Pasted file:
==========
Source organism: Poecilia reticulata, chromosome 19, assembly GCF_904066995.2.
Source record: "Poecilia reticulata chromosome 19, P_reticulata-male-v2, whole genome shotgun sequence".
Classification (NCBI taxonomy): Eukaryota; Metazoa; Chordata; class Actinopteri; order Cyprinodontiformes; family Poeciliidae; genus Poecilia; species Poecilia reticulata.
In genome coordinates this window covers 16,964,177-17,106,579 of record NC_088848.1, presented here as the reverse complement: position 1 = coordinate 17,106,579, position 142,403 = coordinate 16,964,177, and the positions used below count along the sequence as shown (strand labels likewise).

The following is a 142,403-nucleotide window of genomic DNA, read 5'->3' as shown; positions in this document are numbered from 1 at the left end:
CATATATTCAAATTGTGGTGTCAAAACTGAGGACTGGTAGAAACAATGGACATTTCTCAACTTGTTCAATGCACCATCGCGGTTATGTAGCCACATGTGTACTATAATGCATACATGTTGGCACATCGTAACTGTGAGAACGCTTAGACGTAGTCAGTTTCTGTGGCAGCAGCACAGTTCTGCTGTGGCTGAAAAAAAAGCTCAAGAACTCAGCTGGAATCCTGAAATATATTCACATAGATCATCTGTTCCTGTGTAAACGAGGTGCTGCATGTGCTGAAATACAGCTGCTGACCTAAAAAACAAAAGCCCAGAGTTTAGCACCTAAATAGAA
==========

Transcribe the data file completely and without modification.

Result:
Source organism: Poecilia reticulata, chromosome 19, assembly GCF_904066995.2.
Source record: "Poecilia reticulata chromosome 19, P_reticulata-male-v2, whole genome shotgun sequence".
Classification (NCBI taxonomy): Eukaryota; Metazoa; Chordata; class Actinopteri; order Cyprinodontiformes; family Poeciliidae; genus Poecilia; species Poecilia reticulata.
In genome coordinates this window covers 16,964,177-17,106,579 of record NC_088848.1, presented here as the reverse complement: position 1 = coordinate 17,106,579, position 142,403 = coordinate 16,964,177, and the positions used below count along the sequence as shown (strand labels likewise).

The following is a 142,403-nucleotide window of genomic DNA, read 5'->3' as shown; positions in this document are numbered from 1 at the left end:
CATATATTCAAATTGTGGTGTCAAAACTGAGGACTGGTAGAAACAATGGACATTTCTCAACTTGTTCAATGCACCATCGCGGTTATGTAGCCACATGTGTACTATAATGCATACATGTTGGCACATCGTAACTGTGAGAACGCTTAGACGTAGTCAGTTTCTGTGGCAGCAGCACAGTTCTGCTGTGGCTGAAAAAAAAGCTCAAGAACTCAGCTGGAATCCTGAAATATATTCACATAGATCATCTGTTCCTGTGTAAACGAGGTGCTGCATGTGCTGAAATACAGCTGCTGACCTAAAAAACAAAAGCCCAGAGTTTAGCACCTAAATAGAA